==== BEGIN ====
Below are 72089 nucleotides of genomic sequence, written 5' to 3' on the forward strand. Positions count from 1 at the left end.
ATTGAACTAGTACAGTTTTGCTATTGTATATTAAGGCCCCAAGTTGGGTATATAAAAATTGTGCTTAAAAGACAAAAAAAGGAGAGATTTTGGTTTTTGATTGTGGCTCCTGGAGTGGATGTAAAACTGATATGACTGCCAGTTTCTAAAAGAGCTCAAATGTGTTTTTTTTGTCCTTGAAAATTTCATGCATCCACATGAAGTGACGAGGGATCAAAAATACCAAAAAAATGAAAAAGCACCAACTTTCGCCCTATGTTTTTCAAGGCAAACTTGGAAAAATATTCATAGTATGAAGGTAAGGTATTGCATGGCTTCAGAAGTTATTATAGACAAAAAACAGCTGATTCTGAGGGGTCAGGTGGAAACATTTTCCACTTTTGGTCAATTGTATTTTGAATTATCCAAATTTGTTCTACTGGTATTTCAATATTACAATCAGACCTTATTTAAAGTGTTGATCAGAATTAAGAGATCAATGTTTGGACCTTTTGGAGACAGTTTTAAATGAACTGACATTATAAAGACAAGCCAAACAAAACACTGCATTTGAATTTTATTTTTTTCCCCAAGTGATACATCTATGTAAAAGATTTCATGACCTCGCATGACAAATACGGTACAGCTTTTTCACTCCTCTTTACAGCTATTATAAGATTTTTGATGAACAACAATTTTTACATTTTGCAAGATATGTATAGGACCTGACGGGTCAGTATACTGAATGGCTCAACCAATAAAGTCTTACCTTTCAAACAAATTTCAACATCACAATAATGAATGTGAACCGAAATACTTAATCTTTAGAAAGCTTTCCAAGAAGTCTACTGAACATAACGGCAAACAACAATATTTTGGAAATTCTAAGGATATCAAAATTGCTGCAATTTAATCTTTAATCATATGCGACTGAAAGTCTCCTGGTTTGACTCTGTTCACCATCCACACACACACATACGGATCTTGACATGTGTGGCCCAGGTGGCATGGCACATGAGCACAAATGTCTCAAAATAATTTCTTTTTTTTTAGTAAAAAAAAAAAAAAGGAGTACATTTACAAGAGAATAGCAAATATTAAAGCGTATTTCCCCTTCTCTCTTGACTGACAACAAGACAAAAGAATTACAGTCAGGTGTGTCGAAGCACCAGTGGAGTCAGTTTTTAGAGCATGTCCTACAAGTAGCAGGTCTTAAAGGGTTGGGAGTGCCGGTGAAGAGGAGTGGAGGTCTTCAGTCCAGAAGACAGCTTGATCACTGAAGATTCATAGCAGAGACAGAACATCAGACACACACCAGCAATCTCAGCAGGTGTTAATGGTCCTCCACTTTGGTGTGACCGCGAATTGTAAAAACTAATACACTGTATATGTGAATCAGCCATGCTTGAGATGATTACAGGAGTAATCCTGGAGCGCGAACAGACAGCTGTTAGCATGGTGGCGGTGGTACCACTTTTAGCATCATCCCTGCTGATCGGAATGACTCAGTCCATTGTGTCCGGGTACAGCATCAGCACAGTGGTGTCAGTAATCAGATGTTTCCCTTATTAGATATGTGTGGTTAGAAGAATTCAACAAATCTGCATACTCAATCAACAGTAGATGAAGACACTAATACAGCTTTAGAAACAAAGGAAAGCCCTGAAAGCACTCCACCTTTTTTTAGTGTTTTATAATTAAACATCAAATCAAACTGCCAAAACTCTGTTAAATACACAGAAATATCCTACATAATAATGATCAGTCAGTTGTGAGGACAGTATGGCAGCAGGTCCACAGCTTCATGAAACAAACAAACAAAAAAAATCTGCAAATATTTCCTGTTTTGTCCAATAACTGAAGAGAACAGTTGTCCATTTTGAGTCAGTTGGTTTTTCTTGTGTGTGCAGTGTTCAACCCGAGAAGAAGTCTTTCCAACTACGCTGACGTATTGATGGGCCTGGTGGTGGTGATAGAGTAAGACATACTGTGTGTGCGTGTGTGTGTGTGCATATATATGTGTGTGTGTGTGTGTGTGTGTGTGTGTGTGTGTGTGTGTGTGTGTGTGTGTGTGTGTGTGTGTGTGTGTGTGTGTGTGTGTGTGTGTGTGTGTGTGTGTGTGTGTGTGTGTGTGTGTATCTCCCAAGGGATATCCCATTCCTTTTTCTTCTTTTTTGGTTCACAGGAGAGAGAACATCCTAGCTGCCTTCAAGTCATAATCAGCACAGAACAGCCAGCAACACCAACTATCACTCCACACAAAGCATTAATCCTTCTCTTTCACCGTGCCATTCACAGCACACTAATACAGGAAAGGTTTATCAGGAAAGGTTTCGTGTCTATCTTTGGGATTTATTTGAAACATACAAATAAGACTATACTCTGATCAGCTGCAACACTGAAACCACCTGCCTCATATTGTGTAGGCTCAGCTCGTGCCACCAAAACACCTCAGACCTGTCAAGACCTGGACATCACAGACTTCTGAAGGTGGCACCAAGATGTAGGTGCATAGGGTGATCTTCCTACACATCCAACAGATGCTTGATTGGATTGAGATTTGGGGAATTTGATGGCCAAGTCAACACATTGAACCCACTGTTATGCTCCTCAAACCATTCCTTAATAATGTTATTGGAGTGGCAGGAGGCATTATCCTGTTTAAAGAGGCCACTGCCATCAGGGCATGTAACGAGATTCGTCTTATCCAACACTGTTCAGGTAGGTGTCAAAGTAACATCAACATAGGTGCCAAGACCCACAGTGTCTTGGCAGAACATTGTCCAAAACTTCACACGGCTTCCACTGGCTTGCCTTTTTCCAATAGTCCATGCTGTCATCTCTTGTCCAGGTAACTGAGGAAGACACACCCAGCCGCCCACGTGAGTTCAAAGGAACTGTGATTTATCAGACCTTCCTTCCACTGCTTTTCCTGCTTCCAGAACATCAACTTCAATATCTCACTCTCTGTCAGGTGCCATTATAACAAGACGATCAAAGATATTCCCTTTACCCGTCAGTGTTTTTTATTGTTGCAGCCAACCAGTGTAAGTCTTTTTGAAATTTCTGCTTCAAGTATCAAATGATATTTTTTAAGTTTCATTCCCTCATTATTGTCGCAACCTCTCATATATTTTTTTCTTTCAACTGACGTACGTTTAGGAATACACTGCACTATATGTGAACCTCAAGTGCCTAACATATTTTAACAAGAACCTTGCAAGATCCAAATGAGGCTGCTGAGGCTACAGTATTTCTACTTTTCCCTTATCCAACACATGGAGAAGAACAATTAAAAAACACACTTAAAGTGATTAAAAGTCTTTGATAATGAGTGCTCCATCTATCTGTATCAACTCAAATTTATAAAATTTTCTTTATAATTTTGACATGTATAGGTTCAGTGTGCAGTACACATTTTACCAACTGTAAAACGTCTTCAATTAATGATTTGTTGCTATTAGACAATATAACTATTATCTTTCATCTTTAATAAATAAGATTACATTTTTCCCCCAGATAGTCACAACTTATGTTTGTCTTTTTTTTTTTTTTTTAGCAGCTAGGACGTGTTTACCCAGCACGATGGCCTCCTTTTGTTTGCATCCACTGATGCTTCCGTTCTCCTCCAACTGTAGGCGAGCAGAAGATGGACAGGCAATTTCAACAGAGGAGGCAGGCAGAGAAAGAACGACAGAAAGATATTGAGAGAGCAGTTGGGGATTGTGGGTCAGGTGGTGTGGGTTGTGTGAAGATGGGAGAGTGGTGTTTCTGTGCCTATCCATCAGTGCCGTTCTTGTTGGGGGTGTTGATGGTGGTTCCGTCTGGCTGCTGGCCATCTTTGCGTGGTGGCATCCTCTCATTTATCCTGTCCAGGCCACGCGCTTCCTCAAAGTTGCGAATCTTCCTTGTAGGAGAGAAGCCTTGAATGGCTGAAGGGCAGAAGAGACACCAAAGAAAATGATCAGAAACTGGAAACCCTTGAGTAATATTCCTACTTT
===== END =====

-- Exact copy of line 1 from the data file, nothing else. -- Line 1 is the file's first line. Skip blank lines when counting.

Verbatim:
Below are 72089 nucleotides of genomic sequence, written 5' to 3' on the forward strand. Positions count from 1 at the left end.